I’m familiar with this type of semi-restrained low end, which can be found on other balanced headphones such as Beyerdynamics. While this profile left my hedonistic listening desires slightly unfulfilled, it undeniably added a level of clarity that never came close to masking the predominantly crisp and airy qualities of the D9200’s mids and highs.
Denon’s D9200 is somewhere between being a balanced and bright headphone thanks in large part to its mids profile. Much like its low end, low mids find very balanced and moderate expression. Acoustic drums and the fundamentals on most vocalists present themselves flatly and naturally. At the end of the day, the aggressive high mids may likely be the first thing you notice about the D9200’s sound character. Vocals shoot to the top of mixes, guitars ring out aggressively. An emphasis in the 1 – 2 kHz region highlights a vibratory harmonic layer that adds a healthy dose of high-end energy – while I loved this quality and found it to be intensely vivid and colorful, it’s fair to say that some listeners will find it harsh.
This is where some will start to love the the D9200, while others will find it unbearable. As someone who likes bold and bright treble in a headphone, I fall into the former camp. It’s an understatement to say that The Denon D9200 adds air to vocals and synths – it reaches way up and brings out the granular tips of vocal rasp and sawtooths as well. The dense harmonic layer present in the high mids rides up into the extra pronounced high end, bringing with it the tippy-top harmonics on the high strings of guitars and the higher-pitched tonal decays in ride cymbals. I won’t lie, this headphone rings. It’s a question of whether intense high frequencies give you an enjoyable sense of detail, or just a headache.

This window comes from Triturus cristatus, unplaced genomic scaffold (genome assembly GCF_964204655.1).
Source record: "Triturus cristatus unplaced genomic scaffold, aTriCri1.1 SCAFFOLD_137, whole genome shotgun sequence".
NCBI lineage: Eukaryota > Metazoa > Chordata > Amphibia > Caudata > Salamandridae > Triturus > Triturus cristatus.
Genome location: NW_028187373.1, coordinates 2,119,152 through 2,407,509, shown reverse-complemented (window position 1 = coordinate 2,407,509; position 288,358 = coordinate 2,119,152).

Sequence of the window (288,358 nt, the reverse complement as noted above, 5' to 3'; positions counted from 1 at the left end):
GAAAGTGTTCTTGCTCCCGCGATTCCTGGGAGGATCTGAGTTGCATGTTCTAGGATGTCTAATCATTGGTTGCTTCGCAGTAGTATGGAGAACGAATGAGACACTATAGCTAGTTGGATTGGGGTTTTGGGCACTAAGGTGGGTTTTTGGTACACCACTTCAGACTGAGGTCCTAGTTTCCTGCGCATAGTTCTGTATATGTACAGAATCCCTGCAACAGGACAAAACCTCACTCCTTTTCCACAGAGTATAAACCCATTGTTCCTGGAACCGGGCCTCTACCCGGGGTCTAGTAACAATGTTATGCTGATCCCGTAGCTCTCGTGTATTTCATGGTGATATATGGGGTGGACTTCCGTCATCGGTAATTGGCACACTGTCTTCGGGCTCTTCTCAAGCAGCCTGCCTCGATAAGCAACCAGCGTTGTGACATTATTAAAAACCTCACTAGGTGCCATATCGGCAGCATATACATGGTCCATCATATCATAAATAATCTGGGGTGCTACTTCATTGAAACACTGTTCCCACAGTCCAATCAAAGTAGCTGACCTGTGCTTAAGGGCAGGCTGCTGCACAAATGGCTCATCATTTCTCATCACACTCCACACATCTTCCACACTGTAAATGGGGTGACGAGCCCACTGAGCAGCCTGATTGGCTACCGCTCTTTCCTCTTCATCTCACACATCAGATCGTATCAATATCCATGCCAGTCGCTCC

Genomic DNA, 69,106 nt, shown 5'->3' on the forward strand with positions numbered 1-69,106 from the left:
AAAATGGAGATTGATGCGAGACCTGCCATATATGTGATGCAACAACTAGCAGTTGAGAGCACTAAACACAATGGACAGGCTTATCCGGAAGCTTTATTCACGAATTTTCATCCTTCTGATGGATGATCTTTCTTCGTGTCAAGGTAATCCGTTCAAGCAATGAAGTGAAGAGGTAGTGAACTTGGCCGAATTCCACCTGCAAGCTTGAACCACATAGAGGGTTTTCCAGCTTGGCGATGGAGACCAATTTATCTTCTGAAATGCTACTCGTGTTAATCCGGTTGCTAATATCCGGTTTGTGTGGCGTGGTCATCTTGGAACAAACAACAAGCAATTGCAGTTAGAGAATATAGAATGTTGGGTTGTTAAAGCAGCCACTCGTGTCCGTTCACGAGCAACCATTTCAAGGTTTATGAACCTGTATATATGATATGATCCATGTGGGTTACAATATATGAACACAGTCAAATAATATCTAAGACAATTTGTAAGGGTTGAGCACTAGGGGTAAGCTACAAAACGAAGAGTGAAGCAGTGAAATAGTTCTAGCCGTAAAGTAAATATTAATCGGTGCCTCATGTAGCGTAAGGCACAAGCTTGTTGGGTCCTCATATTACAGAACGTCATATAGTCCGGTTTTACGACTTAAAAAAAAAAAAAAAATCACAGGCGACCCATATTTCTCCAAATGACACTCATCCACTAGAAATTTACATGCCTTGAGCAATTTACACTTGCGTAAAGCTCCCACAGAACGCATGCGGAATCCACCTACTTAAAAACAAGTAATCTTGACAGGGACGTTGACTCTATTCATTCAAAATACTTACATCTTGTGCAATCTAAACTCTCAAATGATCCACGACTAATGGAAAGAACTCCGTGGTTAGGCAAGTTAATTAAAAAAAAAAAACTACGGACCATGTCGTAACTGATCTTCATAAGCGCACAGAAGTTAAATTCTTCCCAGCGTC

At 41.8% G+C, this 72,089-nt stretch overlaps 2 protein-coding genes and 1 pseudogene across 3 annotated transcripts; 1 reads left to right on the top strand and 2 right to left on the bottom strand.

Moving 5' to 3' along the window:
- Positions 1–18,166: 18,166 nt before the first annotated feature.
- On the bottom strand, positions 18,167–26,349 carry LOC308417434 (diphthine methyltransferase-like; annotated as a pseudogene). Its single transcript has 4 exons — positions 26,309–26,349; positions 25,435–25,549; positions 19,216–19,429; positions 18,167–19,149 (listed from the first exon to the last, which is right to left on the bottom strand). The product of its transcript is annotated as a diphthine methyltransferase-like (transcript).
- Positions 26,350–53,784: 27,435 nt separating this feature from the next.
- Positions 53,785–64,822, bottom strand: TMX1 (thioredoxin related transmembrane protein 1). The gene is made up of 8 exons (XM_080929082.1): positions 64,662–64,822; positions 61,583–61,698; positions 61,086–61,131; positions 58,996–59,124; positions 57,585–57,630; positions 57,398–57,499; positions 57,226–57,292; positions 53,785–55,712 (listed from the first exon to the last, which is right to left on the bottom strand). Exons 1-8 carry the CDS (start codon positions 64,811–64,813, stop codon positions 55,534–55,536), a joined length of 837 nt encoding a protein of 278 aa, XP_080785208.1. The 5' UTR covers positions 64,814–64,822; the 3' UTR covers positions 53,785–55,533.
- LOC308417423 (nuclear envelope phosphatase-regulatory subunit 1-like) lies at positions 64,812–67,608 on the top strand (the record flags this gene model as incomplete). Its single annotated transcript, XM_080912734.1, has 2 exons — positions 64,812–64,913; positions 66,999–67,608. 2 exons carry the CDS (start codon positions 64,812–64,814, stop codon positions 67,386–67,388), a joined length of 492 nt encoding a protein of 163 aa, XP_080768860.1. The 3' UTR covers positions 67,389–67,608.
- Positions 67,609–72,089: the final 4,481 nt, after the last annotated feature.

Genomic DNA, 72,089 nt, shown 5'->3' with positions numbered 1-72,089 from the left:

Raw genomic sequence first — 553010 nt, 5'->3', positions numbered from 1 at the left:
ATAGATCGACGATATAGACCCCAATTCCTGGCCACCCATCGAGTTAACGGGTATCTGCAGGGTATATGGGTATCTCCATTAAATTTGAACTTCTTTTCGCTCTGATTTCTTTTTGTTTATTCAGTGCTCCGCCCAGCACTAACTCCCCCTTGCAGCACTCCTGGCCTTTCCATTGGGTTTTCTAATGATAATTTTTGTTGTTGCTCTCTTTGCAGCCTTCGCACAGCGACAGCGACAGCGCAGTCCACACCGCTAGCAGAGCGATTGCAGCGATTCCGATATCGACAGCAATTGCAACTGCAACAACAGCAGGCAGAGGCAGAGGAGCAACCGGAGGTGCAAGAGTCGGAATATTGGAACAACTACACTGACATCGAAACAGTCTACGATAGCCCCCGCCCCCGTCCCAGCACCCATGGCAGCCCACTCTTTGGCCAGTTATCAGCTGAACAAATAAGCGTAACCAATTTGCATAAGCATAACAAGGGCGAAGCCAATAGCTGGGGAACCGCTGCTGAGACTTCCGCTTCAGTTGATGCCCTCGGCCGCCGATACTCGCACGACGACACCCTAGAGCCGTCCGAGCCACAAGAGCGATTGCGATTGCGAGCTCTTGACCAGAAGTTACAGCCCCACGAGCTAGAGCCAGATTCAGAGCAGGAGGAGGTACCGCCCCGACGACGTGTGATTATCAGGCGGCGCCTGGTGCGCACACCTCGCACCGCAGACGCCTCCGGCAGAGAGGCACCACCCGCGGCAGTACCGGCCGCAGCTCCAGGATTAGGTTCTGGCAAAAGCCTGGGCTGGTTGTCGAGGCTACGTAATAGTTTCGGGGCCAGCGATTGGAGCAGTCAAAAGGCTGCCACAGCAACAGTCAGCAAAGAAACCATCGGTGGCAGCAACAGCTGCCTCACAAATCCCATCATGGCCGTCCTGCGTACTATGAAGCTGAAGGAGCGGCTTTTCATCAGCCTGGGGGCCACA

The longer I listened with the Denon D9200, the more it grew on me – and it didn’t take too long before I realized I liked it quite a bit. My ears are pretty consistently tuned to the bright and balanced sound of Beyerdynamic headphones. While The Denon D9200 is also bright and balanced, it leans into the former with quite a bit of intensity. Some people like myself will love it. Some people probably can’t stand it. Who is this headphone not for? Very casual listeners, people looking for an easy listening timbre, or people particularly sensitive to higher frequencies. Who is it for? Treble heads, audiophiles, fans of Beyerdynamic and/or Focal’s Celestee, or collectors looking for a unique and somewhat extreme tuning that isn’t found in many other headphones. I, for one, am finishing this review quite pleased with the D9200, and significantly more interested in future Denon releases.
Purchase or read more about the Denon D9200 here at Audio46.
-Punchy mid-bass with decent slam
-Balanced lower and center mids
-Unique and bright harmonic energy
-Very stylish and comfortable
-Ever so slightly lacking in subs
-Some listeners will find the treble level harsh.